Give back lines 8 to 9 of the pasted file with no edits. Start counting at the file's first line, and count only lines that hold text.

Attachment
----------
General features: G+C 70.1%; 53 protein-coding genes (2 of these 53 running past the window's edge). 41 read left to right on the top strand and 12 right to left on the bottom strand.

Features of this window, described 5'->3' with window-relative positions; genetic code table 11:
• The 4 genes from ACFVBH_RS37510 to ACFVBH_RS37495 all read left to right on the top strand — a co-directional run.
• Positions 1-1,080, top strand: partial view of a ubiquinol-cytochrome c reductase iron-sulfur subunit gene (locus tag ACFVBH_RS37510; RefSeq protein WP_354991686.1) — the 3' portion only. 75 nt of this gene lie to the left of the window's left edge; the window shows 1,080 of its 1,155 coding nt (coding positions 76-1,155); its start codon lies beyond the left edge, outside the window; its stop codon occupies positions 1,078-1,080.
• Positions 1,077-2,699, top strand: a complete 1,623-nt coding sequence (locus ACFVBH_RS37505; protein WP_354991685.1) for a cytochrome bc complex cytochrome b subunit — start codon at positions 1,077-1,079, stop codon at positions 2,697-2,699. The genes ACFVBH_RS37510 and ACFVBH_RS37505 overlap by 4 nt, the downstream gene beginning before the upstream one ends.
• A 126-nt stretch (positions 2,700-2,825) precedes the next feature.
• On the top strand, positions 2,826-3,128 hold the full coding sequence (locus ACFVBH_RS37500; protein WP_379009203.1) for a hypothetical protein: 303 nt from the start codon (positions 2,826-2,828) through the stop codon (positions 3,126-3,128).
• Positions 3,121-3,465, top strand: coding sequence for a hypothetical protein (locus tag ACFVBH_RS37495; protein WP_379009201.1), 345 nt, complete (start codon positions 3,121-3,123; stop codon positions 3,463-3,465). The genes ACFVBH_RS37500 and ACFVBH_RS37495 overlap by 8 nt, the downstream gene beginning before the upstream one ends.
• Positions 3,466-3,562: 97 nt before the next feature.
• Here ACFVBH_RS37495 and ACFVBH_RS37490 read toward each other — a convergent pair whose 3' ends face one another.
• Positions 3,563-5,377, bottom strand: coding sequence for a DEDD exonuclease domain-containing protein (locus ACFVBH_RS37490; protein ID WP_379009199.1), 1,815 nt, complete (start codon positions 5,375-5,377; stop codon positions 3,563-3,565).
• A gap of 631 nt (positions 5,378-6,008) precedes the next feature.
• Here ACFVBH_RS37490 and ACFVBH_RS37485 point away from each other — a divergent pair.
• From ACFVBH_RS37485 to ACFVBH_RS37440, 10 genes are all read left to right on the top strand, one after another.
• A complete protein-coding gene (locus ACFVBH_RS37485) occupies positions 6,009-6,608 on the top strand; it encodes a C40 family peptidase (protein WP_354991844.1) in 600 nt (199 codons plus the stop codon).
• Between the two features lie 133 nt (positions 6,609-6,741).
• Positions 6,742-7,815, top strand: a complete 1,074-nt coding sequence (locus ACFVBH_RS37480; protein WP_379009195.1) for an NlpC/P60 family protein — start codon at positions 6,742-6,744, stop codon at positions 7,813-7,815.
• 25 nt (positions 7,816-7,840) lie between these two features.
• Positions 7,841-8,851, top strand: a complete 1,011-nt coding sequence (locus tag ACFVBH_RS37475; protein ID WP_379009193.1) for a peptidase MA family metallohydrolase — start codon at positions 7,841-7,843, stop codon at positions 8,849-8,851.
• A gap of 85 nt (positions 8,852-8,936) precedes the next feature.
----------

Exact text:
• Positions 3,121-3,465, top strand: coding sequence for a hypothetical protein (locus tag ACFVBH_RS37495; protein WP_379009201.1), 345 nt, complete (start codon positions 3,121-3,123; stop codon positions 3,463-3,465). The genes ACFVBH_RS37500 and ACFVBH_RS37495 overlap by 8 nt, the downstream gene beginning before the upstream one ends.
• Positions 3,466-3,562: 97 nt before the next feature.